Anya Peterson Royce’s career has taken her from the stage, as a principle dancer with the San Francisco Russian Opera and Ballet, to her retirement as a Chancellor’s Professor of Anthropology and Comparative Literature. Her adjunct appointments hint at the nimble range of her interests and influence: Folklore and Ethnomusicology; the Center for Latin America and Caribbean Studies; and the Russian and East European Institute. Between these waypoints in a remarkable journey from stage to sage, she established a new scholarly field (the Anthropology of Dance), was a pioneering academic leader and has become a teacher and mentor like no other.
Anya Peterson Royce retires
Ballet captivated Anya from an early age. Eager to become a dancer, dedication helped her navigate years of arduous, daily commutes after school to ballet classes in San Francisco. And when her flourishing ballet career was cut short by injury, she demonstrated her resilience and imagination. While continuing creative expression through dance, music, poetry and photography, Anya decided to pursue her passion professionally through Anthropology.
Anya’s first experience as an ethnographer was as a Stanford undergraduate in the summer of 1968 when she got a Ford Foundation grant and drove an aging Volkswagon Beetle to Mexico, to study folk and indigenous dance. She started fieldwork in Juchitán, Oaxaca, with the Isthmus Zapotec, launching an enduring relationship with the community. Over the course of her career she has become renowned for her ethnography, a collaborative process of listening, discovery and reflective analysis. She drew inspiration from decades of intellectual partnership with her late husband Ron Royce and from creative dialogues with virtuoso artists such as Marcel Marceau and Janos Starker. And her scholarship broadened to include a wide range of interlinked pursuits, from dance and mime to concepts of comparative virtuosity, from embodied knowledge to transformational processes of identity, ritual and landscape.
When Anya joined the IU faculty in 1973, she was still finishing her Ph.D. from UC Berkeley. With tenacity, grace, and grit, she survived her initial year in the crucible of a small, patriarchal department to become the first female assistant professor in Anthropology. Within a few, short years she had published her first three books, become a Guggenheim Fellow and, in 1983, became the tenth Dean of the Faculties at IU - another first, as the first woman to be appointed long-term to that position.
Anya served as Dean of the Faculties for a decade and proved to be a strategic and tenacious leader, a strong advocate for the principle that faculty are the heart of our academic mission. She fought for gender and racial equity and promoted the dynamic synergy of faculty research and teaching excellence. Her responsibilities grew to include wide-ranging institutional oversight as Vice Chancellor of Academic Affairs. Among many administrative accomplishments she initiated faculty support programs and founded key awards, such as the Chancellor’s Professorship and the Tracy M. Sonneborn Award, to recognize outstanding faculty achievement in the integration of research / creative activity and teaching. A visionary academic leader, she was lured away in mid-career to lead Southern Methodist University as Provost and Vice President of Academic Affairs. Fortunately for her students and colleagues at IU, however, SMU could not persuade her to stay and she returned to Bloomington for several more decades of internationally acclaimed research and teaching.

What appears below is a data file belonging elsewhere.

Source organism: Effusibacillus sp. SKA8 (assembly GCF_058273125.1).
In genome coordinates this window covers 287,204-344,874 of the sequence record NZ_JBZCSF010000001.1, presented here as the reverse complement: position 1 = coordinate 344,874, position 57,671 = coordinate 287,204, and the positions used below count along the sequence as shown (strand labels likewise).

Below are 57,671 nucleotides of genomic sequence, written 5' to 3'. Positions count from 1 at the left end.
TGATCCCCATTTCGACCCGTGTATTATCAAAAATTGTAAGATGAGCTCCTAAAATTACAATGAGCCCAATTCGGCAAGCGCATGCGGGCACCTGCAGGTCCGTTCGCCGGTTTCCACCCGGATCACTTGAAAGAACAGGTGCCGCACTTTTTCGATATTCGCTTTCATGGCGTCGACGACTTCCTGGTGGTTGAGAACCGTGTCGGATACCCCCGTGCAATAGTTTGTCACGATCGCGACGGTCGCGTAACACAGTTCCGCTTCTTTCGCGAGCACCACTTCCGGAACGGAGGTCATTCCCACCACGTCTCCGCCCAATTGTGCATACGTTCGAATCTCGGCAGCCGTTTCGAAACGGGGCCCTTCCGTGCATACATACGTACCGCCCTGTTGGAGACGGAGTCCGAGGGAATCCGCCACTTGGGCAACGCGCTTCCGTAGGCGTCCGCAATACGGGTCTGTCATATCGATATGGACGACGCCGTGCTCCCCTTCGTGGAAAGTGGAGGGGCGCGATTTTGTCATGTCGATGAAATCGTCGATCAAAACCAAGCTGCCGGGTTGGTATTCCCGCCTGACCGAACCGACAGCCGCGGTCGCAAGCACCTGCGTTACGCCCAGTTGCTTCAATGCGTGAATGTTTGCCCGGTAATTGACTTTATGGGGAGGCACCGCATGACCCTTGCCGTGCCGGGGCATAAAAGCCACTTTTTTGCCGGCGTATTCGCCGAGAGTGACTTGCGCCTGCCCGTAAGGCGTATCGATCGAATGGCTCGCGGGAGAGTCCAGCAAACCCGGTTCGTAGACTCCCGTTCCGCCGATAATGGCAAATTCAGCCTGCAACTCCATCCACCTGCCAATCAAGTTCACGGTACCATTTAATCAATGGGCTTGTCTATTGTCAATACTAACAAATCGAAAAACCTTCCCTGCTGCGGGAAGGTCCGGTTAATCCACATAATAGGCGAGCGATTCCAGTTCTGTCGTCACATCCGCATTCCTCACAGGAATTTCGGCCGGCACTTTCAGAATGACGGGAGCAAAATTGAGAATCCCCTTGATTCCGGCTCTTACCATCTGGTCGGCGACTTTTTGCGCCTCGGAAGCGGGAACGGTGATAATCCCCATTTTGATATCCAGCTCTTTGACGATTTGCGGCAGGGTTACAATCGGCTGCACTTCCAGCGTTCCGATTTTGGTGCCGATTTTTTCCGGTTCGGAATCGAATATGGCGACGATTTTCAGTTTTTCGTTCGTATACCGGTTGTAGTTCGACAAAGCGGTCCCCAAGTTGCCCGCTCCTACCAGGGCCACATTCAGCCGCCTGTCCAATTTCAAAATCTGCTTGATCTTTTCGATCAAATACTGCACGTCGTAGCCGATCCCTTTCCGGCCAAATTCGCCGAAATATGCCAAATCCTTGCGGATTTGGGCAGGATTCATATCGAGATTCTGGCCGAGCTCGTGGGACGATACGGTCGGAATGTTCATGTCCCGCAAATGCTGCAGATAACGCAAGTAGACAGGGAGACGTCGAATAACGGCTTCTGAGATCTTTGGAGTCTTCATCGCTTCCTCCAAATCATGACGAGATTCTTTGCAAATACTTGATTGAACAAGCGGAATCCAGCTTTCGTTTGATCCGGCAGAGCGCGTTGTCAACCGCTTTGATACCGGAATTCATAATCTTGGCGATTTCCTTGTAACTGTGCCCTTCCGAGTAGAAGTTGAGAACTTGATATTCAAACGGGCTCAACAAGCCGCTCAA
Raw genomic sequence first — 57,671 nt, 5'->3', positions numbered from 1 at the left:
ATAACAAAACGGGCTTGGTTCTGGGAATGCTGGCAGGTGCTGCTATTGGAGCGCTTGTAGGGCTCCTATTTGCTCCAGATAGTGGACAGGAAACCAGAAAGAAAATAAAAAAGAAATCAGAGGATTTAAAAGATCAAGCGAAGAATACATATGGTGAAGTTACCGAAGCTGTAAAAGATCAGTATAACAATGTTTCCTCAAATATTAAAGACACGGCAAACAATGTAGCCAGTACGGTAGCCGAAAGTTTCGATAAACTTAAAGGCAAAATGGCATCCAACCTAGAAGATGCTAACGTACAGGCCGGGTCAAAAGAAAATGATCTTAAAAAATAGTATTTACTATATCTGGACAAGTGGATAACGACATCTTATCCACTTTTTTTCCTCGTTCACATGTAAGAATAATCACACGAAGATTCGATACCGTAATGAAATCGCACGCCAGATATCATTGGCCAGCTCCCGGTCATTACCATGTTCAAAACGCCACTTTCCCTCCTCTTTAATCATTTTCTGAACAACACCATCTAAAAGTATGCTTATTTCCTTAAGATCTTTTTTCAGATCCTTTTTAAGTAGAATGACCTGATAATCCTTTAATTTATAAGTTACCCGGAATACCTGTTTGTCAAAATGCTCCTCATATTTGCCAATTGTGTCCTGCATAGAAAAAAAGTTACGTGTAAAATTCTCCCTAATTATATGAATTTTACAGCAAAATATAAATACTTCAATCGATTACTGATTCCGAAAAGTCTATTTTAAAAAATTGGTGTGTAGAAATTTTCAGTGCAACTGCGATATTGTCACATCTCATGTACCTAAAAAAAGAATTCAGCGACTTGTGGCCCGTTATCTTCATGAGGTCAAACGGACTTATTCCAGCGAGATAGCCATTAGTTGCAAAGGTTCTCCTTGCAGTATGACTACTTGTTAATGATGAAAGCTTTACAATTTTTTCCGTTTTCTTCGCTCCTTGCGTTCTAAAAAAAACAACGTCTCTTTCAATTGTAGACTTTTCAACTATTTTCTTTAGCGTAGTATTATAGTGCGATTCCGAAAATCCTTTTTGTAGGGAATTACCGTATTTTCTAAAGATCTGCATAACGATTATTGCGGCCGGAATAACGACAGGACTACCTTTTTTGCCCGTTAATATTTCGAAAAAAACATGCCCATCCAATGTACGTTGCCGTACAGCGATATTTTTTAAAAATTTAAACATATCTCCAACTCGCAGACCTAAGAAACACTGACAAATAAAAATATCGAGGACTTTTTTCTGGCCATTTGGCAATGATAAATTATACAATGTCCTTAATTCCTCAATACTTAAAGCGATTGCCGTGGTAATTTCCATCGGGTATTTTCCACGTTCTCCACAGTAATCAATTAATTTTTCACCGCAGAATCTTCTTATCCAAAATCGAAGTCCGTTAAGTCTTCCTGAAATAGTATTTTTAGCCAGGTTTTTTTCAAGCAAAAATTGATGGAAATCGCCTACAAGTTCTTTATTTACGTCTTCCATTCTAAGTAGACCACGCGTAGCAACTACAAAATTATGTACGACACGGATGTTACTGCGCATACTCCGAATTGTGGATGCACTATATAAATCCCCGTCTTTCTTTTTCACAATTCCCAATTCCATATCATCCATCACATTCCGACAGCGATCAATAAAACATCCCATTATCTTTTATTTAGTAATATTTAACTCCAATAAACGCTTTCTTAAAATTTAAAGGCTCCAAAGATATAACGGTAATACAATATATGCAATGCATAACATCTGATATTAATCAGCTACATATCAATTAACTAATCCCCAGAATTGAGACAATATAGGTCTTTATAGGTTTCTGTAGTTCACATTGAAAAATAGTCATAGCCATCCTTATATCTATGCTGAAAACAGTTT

Her research has taken her around the world: from studying mime in Paris; to examining the heritage of traditional dance in Ireland, where she received an honorary doctorate from the university of Limerick (D.Litt. honoris causa 2010); to exploring the processes of communal improvisation with the Pilobolus Dance Company in New York City. Yet Anya has always returned to Juchitán. Her commitment to the Isthmus Zapotec community is now in its sixth decade and has been a source of inspiration for many of her eight (and counting) books. In 2016 she was awarded the Medalla Binniza, given by the Fundación Histórico Cultural Juchitán for distinguished scholarly contributions to the Isthmus Zapotec. It was the first time it was awarded to a non-Mexican, and is a source of deep pride for her.
Anya’s collaborative approach to fieldwork has also made her an outstanding, award-winning teacher and mentor. She balances the practical and the poetic, “hearing students into speech”, helping them achieve understanding on their own terms. “Inspiring”, “empowering”, “generous”, “compassionate”, “life-changing” - these are among the many accolades that her students have used to describe her lasting influence on their creative and intellectual development. Whether helping students participate in a traditional festival during a field school in Oaxaca, making and tasting traditional Mexican chocolate in a lecture hall with undergraduates, or engaging graduate students in interdisciplinary workshops with professional artists, she gives students a supportive space in which to learn to find their voices. Her approach to learning emerges from the openness and vulnerability of collaborative design. She guides budding student ethnographers to “be able to hear the stories that matter to people.” She has also generously mentored countless colleagues, inspiring us to grow as teachers and to love the quest.
Anya Royce’s career has transcended boundaries. Like a dancer who seems to float across a stage, defying time and gravity, her mastery creates magic. Like the exquisite artists she so admires, her intellectual moves have been graceful and powerful, sparking our curiosity and challenging our understanding of ourselves. Virtuoso that she is, she makes it appear effortless.